Donmar artistic director Michael Grandage also triumphed in the Best Director category, where unusually he was the only one of the four contenders to recognised for directing a play rather than a musical. Accepting the award for his production of Caligula, he acknowledged the support team at the Donmar as well as his leading man Michael Sheen, “who gave such a brilliant performance and who led a great company of actors”. Though Sheen nabbed Best Actor honours at both the Evening Standard and Critics’ Circle, at the Oliviers, he lost out to the headline-grabbing Matthew Kelly.
”Tonight, Matthew, you’re the Olivier winner”
Kelly was honoured for his performance as gentle giant Lennie in Birmingham Rep’s production of Of Mice and Men, but the award also served to affirm the theatre community’s support for the man who’s endured a harrowing year. Just before the tour of the Steinbeck revival was due to commence last February, Kelly was arrested over allegations of child abuse dating back to the 1970s. Although he was later cleared of all charges, he was publicly tried in the tabloid press. He went on with the tour regardless and, in the autumn, the production earned a West End transfer.
Taking to the stage last night, as many in the audience leapt to their feet to applaud him, Kelly was clearly moved. “This is a turn up,” he said. He thanked Birmingham Rep and his co-stars for supporting him. “This company went through a terrible time together, we went on a journey. Without them, I would have never got through this year.” He concluded by praising his wife, saying “Sarah Kelly is a remarkable woman and I’m a very lucky man.”
Also shocked and overwhelmed at winning was Maria Friedman, who picked up her third Olivier Award last night, receiving Best Actress in a Musical for Ragtime. “I’m absolutely thrilled to be here for one reason,” she said, “to thank my sister Sonia”, the West End producer who secured a London season for the musical after a concert performance at the 2002 International Festival of Musical Theatre in Cardiff. “You always get these awards when you’ve had the best time of your life – and I did,” said the actress.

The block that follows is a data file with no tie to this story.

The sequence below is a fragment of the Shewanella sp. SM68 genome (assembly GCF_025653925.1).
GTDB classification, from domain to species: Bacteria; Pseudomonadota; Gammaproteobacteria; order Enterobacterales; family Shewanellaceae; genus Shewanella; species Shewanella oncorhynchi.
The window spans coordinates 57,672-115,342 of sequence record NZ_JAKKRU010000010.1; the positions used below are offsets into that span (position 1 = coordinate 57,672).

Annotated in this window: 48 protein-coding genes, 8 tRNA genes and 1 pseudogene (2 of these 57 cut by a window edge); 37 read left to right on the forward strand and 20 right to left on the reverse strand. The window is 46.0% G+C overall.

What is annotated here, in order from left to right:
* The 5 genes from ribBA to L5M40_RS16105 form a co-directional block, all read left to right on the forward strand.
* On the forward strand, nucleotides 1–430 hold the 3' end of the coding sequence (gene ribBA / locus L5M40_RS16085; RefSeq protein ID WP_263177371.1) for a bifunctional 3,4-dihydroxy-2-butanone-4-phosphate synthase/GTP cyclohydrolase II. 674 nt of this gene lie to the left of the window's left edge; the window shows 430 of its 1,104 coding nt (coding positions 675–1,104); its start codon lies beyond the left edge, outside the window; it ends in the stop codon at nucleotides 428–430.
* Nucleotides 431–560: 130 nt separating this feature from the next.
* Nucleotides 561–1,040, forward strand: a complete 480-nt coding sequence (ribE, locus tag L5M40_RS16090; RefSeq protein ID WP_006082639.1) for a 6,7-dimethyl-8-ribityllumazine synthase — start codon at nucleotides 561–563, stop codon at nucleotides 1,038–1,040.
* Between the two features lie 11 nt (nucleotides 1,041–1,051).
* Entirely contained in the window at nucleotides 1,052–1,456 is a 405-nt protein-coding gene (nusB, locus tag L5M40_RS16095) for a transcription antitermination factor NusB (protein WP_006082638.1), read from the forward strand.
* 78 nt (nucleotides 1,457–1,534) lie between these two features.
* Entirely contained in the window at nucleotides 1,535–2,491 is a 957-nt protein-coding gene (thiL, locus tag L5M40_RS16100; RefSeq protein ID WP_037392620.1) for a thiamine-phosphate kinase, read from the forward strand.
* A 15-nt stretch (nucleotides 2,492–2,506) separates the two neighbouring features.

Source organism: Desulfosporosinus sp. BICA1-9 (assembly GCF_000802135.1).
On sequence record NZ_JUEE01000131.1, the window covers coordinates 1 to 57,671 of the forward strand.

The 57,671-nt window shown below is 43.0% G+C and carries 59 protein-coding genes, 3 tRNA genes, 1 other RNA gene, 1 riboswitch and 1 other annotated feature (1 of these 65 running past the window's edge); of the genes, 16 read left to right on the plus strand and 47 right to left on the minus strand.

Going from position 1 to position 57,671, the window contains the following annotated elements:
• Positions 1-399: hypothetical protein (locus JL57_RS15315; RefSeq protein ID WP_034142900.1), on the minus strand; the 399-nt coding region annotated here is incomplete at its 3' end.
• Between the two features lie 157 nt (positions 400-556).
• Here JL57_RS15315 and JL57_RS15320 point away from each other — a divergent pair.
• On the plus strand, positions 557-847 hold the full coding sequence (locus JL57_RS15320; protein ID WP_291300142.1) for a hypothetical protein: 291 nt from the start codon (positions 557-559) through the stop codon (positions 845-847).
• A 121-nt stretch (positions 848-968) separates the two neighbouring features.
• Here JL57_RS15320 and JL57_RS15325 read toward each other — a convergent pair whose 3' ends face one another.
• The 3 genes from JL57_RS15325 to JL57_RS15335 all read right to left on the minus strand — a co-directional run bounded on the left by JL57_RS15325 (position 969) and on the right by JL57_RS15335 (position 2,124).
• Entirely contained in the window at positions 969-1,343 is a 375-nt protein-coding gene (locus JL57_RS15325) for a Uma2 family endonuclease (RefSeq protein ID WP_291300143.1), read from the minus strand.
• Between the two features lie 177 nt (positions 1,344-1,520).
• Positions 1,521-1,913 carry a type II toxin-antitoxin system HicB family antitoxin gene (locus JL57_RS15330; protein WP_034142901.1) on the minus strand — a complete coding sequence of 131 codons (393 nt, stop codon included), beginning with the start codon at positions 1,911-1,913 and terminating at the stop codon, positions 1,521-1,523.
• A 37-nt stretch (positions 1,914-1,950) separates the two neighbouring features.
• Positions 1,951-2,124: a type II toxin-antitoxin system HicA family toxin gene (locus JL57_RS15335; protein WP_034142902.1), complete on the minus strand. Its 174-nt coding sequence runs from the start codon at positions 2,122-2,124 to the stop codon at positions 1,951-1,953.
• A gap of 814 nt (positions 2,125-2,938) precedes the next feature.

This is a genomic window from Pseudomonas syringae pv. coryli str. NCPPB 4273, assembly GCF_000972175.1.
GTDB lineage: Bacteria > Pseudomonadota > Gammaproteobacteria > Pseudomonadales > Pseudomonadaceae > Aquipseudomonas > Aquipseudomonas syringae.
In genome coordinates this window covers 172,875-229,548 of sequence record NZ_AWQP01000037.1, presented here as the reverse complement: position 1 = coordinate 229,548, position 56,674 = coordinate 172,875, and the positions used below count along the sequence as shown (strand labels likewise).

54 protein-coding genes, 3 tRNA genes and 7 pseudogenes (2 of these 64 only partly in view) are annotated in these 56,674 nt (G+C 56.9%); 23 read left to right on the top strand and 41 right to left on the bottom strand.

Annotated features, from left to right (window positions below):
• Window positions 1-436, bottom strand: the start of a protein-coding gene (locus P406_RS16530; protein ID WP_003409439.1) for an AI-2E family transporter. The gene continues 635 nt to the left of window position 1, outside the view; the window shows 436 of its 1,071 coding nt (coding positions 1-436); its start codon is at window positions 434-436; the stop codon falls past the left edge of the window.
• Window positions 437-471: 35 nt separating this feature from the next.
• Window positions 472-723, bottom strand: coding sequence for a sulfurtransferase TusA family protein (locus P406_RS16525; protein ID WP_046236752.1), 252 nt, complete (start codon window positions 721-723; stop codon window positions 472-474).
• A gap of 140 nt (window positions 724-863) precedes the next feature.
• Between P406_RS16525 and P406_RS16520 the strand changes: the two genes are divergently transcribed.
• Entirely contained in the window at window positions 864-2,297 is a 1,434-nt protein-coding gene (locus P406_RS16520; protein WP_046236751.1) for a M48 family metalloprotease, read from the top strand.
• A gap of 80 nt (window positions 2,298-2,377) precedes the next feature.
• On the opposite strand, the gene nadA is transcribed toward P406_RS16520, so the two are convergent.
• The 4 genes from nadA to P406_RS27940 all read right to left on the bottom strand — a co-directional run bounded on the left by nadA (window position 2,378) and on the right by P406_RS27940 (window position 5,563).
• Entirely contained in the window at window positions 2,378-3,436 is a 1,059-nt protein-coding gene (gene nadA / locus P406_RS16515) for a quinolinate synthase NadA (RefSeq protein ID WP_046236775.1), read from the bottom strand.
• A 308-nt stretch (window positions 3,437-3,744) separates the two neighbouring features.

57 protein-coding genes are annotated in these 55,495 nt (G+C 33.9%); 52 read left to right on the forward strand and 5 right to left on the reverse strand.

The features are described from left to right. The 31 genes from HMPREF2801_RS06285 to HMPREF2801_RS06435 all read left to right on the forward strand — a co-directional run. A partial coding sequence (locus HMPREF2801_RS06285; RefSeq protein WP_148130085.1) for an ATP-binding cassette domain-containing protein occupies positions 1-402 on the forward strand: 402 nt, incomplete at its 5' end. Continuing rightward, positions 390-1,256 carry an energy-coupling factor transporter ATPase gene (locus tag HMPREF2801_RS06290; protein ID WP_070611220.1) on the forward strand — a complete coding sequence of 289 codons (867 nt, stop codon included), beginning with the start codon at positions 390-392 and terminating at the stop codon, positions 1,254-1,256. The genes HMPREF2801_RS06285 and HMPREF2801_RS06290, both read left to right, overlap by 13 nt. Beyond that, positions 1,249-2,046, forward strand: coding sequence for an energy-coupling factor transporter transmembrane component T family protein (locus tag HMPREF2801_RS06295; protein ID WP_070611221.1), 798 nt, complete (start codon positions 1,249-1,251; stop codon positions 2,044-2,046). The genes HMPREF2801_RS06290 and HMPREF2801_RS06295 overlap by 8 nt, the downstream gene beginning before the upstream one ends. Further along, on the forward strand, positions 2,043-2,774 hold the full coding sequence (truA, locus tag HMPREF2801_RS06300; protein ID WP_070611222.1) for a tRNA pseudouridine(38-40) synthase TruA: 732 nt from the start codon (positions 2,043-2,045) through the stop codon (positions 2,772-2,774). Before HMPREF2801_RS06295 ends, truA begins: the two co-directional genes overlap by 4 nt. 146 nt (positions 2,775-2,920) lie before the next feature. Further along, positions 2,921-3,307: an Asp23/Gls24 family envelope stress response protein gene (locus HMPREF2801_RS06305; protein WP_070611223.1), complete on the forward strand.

In the two categories for Off-West End affiliate theatres, after confessing that “I ain’t never won nothing before” Most Promising Newcomer Debbie Tucker Green, said that, in terms of satisfying the needs of people who buy tickets and pay taxes “theatre still does have a way to go”, while Young Vic artistic director David Lan, who won the Outstanding Achievement award for “an audacious season”, used the opportunity to appeal for money. Earlier this month (See News, 10 Feb 2004), the theatre launched a high-profile campaign to raise £12.5 million for essential renovations that begin this summer. “The Young Vic is actually falling down”, Lan said last night, Olivier in hand. “We’re going to rebuild it and this is a good reason why.”
Other key awards included: Best Performance in a Supporting Role for Warren Mitchell in The Price; Best Entertainment for C’est Barbican!; and Best Set Design for Hitchcock Blonde’s William Dudley who said we’d reached “a time when theatre can’t really afford sets anymore – 3-D video projection (which he’s also employed to critical acclaim in The Coast of Utopia, The Permanent Way and in the upcoming musical The Woman in White) may just fill the gap.”
- by Terri Paddock